Earlier this week, United States-regulated crypto derivatives and clearing platform LedgerX was reported to launch the first physically settled Bitcoin futures contracts in the country, therefore stealing a march on Bakkt and ErisX. However, the Commodities Futures Trading Commission (CFTC) soon refuted that information by stating that the exchange has not yet been properly cleared by the agency.
Now, a LedgerX official has told Cointelegraph that the media publication that broke the news — CoinDesk — had “misunderstood the scope of the launch,” which in turn led to the confusing publication. Meanwhile, the exchange’s CEO is threatening to sue the CFTC on social media while his company offers no comment on that. Cointelegraph has also reached out to CoinDesk regarding the comment obtained from LedgerX, and was referred to a follow-up article that explained the situation from its point of view.
LedgerX’s Omni platform: options and swaps, but no futures yet
On July 31, CoinDesk reported that LedgerX had officially launched the first physically settled Bitcoin futures in the U.S., citing information “revealed exclusively to CoinDesk.” On the same day, LedgerX announced the launch of its Omni trading platform, which, according to the company’s website, allows retail customers to “trade bitcoin, bitcoin options, and futures.” Trading on Omni is open only to U.S. and Singapore customers, subject to a minimum deposit of $10,000 or 1 BTC (which, at press time, is around $11,600). The since-deleted tweet read, without explicitly mentioning Bitcoin futures:
“It’s official: we’re live with retail trading on Omni! If you signed up for our waitlist, you’ll hear from us soon.”
On Aug. 1, LedgerX posted a new tweet, clarifying that only spot and options trading are currently available on Omni, while the futures are “coming soon”:
“It’s official: we’re live with retail trading on Omni! Bitcoin spot and options trading is now available to everyone (futures coming soon @CFTC)! Thanks to everyone who signed up for our waitlist, you’ll be hearing from us soon.”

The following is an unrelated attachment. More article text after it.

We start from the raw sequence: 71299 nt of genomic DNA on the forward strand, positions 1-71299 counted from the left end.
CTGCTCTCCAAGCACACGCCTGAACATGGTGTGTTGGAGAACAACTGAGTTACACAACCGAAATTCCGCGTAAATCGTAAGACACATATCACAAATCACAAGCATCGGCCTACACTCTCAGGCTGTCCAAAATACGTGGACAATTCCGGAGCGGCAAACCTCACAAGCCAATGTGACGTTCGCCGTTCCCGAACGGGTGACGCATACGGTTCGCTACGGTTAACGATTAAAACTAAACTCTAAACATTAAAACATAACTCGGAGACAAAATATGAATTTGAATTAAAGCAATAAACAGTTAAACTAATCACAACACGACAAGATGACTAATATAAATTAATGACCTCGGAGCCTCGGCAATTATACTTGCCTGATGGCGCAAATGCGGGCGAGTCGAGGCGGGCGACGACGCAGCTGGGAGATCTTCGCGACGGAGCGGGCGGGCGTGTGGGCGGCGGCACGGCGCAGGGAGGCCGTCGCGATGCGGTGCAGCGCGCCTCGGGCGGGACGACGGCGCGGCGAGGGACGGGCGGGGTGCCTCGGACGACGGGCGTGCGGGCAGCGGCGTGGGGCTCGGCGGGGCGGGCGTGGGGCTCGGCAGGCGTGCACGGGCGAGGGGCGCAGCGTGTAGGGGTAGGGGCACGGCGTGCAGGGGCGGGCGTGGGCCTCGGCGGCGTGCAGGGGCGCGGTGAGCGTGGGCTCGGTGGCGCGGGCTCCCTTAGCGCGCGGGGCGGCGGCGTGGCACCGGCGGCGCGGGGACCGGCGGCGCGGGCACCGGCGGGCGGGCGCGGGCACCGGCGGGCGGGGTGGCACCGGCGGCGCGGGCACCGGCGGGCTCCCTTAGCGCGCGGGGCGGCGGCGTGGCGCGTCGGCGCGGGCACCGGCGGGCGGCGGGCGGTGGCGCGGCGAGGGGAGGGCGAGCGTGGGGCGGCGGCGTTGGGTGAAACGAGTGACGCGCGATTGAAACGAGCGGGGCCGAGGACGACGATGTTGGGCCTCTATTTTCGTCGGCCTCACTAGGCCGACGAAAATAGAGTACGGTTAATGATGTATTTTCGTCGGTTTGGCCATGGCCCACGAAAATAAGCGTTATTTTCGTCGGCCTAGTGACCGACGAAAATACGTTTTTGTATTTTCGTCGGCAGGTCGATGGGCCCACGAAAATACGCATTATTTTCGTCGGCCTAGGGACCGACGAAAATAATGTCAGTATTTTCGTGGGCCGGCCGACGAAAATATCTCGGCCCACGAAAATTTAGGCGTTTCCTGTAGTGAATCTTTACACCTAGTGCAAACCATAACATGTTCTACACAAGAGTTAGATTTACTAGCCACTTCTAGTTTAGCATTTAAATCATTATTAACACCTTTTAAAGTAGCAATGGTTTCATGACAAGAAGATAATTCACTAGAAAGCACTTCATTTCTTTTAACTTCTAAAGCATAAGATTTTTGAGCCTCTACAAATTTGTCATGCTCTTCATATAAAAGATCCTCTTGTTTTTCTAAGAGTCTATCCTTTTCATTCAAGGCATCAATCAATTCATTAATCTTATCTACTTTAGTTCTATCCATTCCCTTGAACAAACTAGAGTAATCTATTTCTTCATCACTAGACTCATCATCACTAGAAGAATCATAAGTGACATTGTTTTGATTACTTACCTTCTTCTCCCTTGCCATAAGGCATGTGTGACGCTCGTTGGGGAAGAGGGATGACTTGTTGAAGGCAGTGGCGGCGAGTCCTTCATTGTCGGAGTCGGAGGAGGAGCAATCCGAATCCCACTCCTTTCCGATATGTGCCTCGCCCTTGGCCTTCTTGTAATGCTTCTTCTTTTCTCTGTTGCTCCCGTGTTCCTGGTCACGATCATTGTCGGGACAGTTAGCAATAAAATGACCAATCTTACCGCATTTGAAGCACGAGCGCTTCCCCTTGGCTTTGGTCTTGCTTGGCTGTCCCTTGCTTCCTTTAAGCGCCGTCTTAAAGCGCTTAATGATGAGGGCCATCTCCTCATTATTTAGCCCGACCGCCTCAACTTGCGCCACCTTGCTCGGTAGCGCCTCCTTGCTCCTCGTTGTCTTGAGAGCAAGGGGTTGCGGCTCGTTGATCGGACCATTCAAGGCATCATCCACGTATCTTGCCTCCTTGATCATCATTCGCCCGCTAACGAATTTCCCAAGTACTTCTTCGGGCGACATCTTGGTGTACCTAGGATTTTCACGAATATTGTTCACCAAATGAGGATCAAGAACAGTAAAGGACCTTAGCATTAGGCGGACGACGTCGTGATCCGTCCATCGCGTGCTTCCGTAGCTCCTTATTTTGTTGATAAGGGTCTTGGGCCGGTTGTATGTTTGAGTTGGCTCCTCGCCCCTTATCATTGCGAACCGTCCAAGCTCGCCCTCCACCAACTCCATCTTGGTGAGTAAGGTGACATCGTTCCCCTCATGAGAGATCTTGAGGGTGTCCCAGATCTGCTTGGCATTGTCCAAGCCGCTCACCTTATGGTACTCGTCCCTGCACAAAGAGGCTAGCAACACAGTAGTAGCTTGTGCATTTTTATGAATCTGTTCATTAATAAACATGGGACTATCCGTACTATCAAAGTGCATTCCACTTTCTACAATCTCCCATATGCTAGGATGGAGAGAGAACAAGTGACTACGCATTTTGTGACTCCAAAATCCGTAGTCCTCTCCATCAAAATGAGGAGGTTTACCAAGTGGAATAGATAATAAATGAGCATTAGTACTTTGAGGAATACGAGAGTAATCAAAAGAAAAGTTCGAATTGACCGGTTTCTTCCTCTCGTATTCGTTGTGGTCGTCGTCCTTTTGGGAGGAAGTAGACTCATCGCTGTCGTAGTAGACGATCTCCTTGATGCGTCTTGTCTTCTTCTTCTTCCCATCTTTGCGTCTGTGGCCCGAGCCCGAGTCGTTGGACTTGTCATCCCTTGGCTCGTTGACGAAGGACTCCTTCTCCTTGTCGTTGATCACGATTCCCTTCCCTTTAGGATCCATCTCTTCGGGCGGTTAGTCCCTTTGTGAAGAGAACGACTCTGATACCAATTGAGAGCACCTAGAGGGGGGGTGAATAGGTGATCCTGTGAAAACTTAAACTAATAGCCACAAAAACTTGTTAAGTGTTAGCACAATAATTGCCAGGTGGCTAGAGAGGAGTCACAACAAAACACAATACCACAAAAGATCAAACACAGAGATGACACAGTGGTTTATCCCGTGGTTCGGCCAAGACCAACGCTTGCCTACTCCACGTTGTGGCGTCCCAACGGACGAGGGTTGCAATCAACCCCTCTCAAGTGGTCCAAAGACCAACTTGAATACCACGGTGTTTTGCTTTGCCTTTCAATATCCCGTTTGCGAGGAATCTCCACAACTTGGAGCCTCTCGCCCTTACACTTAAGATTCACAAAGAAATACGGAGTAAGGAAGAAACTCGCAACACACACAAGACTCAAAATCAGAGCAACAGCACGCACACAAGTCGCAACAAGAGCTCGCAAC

Now, the company claims that CoinDesk misinterpreted the exclusive information that LedgerX allegedly shared with the media in a phone call prior to Omni’s launch. “We launched Omni, they just misunderstood the scope of the launch,” LedgerX’s chief operating officer, Juthica Chou, told Cointelegraph in an email, clarifying:
“We launched our DCM (designated contract market) which allows retail + options + swaps + futures. We launched it with just retail + options + swaps, though it got picked up as being launched with futures.”
Indeed, in June this year, the CFTC officially approved LedgerX’s application for designation as a contract market. Thus, effective June 24, 2019, LedgerX has been registered as a designated contract market (DCM). However, the platform still has to receive an amendment to its derivatives clearing organization (DCO) license in order to proceed with the futures launch, as the CFTC noted in the press release:
“LedgerX has requested that the CFTC amend its order of registration as a DCO, which limits LedgerX to clearing swaps, to allow it to clear futures listed on its DCM.”
As CoinDesk reported in a separate article, LedgerX decided to launch BTC futures regardless, since the deadline for its amendment had allegedly passed (per CFTC regulations, the regulator has 180 days to approve or deny a DCO application).
“We submitted the amendment on Nov. 8, 2018, it’s been more than 180 days, we don’t know why that’s the case [that it has not been approved],” Juthica Chou is quoted saying in the CoinDesk report. That led the company to believe that it was clear to continue with the launch, the article suggested. However, LedgerX still needs explicit approval from the financial watchdog to launch BTC futures, the CoinDesk report continued, quoting an unidentified “senior” CFTC official:
“Every new or amended DCO application needs to be affirmatively approved by the Commission. […] The absence of a decision does not constitute approval, and entity self-certification is not an option.”
Another cryptocurrency news outlet, The Block, also quoted a CFTC spokesperson saying that LedgerX does not have the necessary DCO license to trade futures, as it currently only permits the clearing of swaps, not futures. “We have a ton of retail demand for our current product offerings and will add futures when we get the DCO amendment for clearing,” Juthica Chou confirmed to Cointelegraph, adding:
“We’ve been in constant contact with CFTC. We have three licenses right now, a SEF which allows us to list options & swaps, a DCM which allows us to list options, swaps & futures, and a DCO which allows us to clear options & swaps. We are awaiting a DCO amendment so we can clear options, swaps & futures.”
Additional reaction: LedgerX’s PR firm drops its client, CEO says the company is considering suing CFTC